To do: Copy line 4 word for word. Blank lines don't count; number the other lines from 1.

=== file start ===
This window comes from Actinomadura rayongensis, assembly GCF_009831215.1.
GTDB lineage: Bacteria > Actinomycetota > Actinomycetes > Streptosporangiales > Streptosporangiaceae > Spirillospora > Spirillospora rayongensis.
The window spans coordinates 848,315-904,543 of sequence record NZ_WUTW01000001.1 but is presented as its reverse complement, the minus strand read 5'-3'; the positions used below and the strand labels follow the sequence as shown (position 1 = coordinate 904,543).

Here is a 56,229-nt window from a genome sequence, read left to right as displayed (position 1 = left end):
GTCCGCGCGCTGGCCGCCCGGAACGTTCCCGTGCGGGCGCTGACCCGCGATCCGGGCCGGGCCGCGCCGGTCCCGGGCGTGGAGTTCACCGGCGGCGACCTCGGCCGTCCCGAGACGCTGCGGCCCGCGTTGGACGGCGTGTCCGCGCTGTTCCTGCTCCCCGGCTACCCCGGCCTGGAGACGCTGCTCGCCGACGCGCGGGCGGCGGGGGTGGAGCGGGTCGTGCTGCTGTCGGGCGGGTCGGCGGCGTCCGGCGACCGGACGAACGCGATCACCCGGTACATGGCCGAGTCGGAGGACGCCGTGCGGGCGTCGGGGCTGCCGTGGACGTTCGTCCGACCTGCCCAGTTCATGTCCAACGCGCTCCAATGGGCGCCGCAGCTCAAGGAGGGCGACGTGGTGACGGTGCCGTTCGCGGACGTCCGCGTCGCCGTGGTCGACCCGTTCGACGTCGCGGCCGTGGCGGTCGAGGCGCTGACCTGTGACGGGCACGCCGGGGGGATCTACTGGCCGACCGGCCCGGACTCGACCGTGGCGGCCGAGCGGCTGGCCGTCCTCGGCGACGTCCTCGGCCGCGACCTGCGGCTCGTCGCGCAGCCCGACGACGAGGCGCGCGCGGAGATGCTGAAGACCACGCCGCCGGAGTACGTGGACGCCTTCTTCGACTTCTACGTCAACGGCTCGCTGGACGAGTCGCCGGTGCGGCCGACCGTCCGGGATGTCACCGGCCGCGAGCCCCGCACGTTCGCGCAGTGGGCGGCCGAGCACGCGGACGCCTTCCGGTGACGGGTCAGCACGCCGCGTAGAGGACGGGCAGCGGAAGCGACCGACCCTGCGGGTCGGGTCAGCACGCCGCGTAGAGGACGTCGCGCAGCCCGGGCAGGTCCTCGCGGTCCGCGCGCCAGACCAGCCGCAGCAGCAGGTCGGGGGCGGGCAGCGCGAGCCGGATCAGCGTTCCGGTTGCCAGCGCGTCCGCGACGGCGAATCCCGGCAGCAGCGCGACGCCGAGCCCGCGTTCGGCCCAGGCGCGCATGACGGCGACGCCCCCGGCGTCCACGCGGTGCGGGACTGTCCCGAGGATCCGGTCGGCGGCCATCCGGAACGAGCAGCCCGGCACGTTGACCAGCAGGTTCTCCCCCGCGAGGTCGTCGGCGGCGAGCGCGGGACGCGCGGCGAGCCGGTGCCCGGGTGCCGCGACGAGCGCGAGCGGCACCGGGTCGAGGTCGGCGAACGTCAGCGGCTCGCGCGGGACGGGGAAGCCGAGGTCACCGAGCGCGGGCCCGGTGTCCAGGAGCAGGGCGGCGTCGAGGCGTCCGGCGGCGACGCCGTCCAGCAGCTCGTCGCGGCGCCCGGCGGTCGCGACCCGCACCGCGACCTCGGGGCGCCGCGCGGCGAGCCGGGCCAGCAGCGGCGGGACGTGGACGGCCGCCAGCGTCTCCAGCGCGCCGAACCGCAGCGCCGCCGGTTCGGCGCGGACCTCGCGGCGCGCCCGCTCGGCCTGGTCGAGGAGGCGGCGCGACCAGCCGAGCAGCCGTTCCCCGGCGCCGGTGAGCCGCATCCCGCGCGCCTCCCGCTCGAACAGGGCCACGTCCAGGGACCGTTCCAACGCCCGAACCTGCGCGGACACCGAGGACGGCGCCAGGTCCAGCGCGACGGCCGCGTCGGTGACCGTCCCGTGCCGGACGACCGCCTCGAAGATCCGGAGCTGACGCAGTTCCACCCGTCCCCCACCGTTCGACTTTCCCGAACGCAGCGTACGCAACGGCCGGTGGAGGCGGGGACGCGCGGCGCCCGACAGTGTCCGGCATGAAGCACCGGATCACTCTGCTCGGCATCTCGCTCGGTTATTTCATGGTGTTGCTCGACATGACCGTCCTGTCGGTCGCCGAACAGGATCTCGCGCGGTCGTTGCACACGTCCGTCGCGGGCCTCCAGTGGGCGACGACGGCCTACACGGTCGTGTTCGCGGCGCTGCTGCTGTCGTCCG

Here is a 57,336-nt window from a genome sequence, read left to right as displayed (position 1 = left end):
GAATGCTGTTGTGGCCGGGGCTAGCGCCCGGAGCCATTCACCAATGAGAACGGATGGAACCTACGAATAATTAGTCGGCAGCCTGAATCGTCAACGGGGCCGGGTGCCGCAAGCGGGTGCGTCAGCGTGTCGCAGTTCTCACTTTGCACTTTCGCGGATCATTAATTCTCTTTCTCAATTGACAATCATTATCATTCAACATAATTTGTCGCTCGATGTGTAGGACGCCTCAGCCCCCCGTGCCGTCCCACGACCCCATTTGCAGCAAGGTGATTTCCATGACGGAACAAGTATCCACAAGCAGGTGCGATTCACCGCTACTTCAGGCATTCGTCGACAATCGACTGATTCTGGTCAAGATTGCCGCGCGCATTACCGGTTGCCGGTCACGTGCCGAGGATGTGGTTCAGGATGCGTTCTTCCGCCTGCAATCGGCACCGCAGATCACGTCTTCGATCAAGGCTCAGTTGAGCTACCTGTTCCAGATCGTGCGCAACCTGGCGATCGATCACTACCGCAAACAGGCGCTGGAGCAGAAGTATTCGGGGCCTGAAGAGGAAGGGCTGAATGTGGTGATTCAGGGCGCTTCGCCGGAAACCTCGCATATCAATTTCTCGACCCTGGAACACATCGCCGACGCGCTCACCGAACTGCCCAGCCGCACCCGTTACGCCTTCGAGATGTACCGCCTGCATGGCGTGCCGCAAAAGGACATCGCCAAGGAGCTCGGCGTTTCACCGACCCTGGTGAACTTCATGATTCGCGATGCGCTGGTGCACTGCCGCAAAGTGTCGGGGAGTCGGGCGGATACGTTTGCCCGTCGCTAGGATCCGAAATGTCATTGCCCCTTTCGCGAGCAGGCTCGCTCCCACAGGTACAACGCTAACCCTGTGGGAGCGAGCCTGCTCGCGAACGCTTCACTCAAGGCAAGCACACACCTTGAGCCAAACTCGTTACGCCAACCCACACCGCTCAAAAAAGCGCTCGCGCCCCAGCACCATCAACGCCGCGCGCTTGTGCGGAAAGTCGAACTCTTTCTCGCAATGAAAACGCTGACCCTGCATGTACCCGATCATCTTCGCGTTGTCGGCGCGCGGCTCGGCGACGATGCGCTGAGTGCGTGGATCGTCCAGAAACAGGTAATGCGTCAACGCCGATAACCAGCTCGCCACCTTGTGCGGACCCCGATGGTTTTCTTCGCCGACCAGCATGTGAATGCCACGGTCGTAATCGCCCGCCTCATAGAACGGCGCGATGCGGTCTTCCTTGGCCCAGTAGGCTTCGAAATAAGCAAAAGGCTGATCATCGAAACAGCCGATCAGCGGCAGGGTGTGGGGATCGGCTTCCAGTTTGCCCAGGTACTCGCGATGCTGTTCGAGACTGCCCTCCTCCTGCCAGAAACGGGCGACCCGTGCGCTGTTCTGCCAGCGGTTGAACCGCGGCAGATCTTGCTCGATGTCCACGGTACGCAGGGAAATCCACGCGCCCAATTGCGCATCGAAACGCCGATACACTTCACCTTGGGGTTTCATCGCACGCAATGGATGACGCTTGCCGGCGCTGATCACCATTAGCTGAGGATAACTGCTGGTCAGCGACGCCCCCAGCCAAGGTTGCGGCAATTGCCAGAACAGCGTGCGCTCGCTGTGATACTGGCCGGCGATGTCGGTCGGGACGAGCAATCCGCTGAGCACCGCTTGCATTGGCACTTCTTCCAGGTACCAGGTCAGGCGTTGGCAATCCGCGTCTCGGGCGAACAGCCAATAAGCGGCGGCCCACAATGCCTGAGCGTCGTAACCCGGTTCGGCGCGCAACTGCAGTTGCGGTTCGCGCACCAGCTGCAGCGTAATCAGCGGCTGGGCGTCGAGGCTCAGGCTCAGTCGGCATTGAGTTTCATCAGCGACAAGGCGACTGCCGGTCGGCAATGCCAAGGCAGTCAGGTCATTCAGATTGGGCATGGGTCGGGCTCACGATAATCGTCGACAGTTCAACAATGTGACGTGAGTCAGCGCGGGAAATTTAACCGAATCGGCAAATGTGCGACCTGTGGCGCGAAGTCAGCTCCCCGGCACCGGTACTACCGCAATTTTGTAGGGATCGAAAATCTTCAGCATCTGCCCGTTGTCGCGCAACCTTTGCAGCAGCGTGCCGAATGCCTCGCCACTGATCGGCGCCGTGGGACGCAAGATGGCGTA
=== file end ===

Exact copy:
Here is a 56,229-nt window from a genome sequence, read left to right as displayed (position 1 = left end):